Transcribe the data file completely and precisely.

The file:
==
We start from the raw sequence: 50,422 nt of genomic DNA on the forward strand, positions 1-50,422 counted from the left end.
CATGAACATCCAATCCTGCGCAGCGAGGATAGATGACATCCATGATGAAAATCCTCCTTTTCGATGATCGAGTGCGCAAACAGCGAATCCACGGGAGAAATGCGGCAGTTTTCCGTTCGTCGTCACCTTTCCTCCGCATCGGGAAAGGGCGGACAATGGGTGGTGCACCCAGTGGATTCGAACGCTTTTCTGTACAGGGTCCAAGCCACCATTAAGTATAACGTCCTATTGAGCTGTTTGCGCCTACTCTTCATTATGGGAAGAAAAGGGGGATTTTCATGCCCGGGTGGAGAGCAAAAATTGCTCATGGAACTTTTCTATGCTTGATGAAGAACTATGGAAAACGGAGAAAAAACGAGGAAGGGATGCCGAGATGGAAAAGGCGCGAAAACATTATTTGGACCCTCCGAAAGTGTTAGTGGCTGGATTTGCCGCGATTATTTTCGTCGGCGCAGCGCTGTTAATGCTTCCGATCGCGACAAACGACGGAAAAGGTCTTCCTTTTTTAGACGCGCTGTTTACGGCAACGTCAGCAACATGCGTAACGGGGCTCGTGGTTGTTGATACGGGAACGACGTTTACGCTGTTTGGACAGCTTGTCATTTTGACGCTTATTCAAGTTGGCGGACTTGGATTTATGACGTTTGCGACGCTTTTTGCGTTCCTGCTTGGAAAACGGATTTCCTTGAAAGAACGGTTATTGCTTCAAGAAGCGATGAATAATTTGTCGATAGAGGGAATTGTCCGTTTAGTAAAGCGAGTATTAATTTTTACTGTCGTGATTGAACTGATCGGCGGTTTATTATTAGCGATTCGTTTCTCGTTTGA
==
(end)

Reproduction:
We start from the raw sequence: 50,422 nt of genomic DNA on the forward strand, positions 1-50,422 counted from the left end.
CATGAACATCCAATCCTGCGCAGCGAGGATAGATGACATCCATGATGAAAATCCTCCTTTTCGATGATCGAGTGCGCAAACAGCGAATCCACGGGAGAAATGCGGCAGTTTTCCGTTCGTCGTCACCTTTCCTCCGCATCGGGAAAGGGCGGACAATGGGTGGTGCACCCAGTGGATTCGAACGCTTTTCTGTACAGGGTCCAAGCCACCATTAAGTATAACGTCCTATTGAGCTGTTTGCGCCTACTCTTCATTATGGGAAGAAAAGGGGGATTTTCATGCCCGGGTGGAGAGCAAAAATTGCTCATGGAACTTTTCTATGCTTGATGAAGAACTATGGAAAACGGAGAAAAAACGAGGAAGGGATGCCGAGATGGAAAAGGCGCGAAAACATTATTTGGACCCTCCGAAAGTGTTAGTGGCTGGATTTGCCGCGATTATTTTCGTCGGCGCAGCGCTGTTAATGCTTCCGATCGCGACAAACGACGGAAAAGGTCTTCCTTTTTTAGACGCGCTGTTTACGGCAACGTCAGCAACATGCGTAACGGGGCTCGTGGTTGTTGATACGGGAACGACGTTTACGCTGTTTGGACAGCTTGTCATTTTGACGCTTATTCAAGTTGGCGGACTTGGATTTATGACGTTTGCGACGCTTTTTGCGTTCCTGCTTGGAAAACGGATTTCCTTGAAAGAACGGTTATTGCTTCAAGAAGCGATGAATAATTTGTCGATAGAGGGAATTGTCCGTTTAGTAAAGCGAGTATTAATTTTTACTGTCGTGATTGAACTGATCGGCGGTTTATTATTAGCGATTCGTTTCTCGTTTGA